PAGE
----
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Trumpeting the Decay of the Philippine Normal University December 20, 2009

Posted by Arvin in Current Affairs, Filipino Studies, School.
Tags: , , , , , , , , , , , , , , ,

I’m learning to hate PNU now.

I never used to. I used to look up to this school as one of the country’s best. And then it hit me: The majority of the teaching and administrative workforce operating the public/private school systems here in the country come from the Philippine Normal University.

Now, i am about to raise overlapping issues here, but that is not the concern. Whether there’s funding or not, the issue still stands: the university is producing a multitude of sub-competent teachers along with an outstandingly brilliant few. 

*  *  *  *  *  *  *  *   

I remember an anecdote shared by a friend.

The story goes like this: The teacher was discussing introductory stuff, and in the course of the discussion, his classmate casually mentioned that she’s a physics major and that she deals with a lot of theoretical physics.

She caught the ire of her professor, who then proceeded with criticizing PNU’s Physics Curriculum and how incompetent its products are. The prof went on and on at how conceited the students in front of him are, and even went borderline when he said they’re nothing but lowlifes so get back on your paperwork and finish the problem set.

Or something to that effect.

The professor by the way is an accomplished theoretical physicist working for the government.

*  *  *  *  *  *  *  *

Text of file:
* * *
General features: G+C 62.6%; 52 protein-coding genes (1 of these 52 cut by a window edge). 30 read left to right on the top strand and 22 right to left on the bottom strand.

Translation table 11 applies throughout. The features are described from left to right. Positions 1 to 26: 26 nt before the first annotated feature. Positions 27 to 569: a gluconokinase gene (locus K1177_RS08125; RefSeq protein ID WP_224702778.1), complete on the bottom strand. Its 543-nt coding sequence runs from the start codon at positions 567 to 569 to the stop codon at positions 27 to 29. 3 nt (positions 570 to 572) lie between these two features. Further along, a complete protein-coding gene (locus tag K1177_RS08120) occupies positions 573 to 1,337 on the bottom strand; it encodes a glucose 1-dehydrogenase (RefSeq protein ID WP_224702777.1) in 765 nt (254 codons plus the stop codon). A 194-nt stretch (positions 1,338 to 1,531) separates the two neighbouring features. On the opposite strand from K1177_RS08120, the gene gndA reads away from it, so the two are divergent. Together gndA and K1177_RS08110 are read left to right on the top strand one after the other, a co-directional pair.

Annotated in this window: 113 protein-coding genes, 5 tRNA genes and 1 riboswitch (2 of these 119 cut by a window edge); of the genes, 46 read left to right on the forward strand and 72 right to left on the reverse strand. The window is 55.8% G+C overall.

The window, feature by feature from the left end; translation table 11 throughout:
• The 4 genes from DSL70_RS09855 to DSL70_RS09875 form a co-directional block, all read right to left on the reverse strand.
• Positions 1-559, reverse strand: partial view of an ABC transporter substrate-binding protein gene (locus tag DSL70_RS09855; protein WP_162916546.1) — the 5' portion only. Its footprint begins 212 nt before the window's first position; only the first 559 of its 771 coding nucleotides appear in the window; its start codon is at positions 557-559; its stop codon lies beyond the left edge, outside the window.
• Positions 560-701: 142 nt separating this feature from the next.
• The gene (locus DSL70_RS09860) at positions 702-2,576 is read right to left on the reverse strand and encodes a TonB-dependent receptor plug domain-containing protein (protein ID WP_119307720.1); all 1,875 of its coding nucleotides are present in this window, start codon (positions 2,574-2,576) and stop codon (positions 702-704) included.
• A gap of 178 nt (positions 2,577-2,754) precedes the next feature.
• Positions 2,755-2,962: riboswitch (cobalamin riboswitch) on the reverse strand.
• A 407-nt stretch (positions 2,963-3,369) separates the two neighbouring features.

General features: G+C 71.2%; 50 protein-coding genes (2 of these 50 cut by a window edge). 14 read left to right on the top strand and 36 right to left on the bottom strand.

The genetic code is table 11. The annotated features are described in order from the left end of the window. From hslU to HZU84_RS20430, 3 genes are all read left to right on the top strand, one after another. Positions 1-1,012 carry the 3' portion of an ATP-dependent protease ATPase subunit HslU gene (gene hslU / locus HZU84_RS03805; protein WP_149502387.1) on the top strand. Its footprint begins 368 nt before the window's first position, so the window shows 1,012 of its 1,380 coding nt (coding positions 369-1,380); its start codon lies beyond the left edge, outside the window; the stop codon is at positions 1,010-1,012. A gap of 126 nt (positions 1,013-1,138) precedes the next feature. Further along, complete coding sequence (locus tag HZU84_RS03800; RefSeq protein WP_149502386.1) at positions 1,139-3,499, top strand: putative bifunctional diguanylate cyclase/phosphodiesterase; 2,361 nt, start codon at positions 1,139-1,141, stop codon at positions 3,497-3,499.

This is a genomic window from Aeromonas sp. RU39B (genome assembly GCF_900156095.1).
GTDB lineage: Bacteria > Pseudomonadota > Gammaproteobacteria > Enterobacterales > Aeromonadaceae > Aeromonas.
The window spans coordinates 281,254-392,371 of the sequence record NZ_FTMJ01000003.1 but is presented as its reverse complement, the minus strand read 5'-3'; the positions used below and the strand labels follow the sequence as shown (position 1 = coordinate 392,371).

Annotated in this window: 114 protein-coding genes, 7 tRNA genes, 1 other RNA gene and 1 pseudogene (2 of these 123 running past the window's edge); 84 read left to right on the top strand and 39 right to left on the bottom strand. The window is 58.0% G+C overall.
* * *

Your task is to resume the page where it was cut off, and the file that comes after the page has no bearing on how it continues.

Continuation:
Another story was from my sister, who spent her freshman and sophomore years in PNU. When she spent a semester in one of the universities along Recto, she had the most appalling classroom experience with the students and the instructor.

The professor yakked and yakked gibberish, and was sorely transliterating Pinoy concepts in a Victorian-cum-Academic concocted English. My sister, through the course of the session, almost dominated the discussion as most of the students in the class had less or no clue of what the professor was teaching. 

After the class ended, she could hear the students rave about her “performance”, thereby cementing in their minds the so-called fame that PNU students have: smart, country-loving, diligent seekers of knowledge. And my sister said she never discussed anything life-changing or worthy of publishing. She merely articulated her opinions explicitly.

She’s really not the student-leader type, nor the campus-nerdy sort. She told me she can’t believe her blockmates were blown away by her act when she knows she never really said anything grand.

I believed her.

*  *  *  *  *  *  *  * 

Now i don’t have statistics at hand, but all you have to do is visit your local public school (by surprise) and sit with your children for the next 30 minutes. Prepare yourself to be terrified. And also 10 pesos for the compulsory soup sold by the school’s co-op.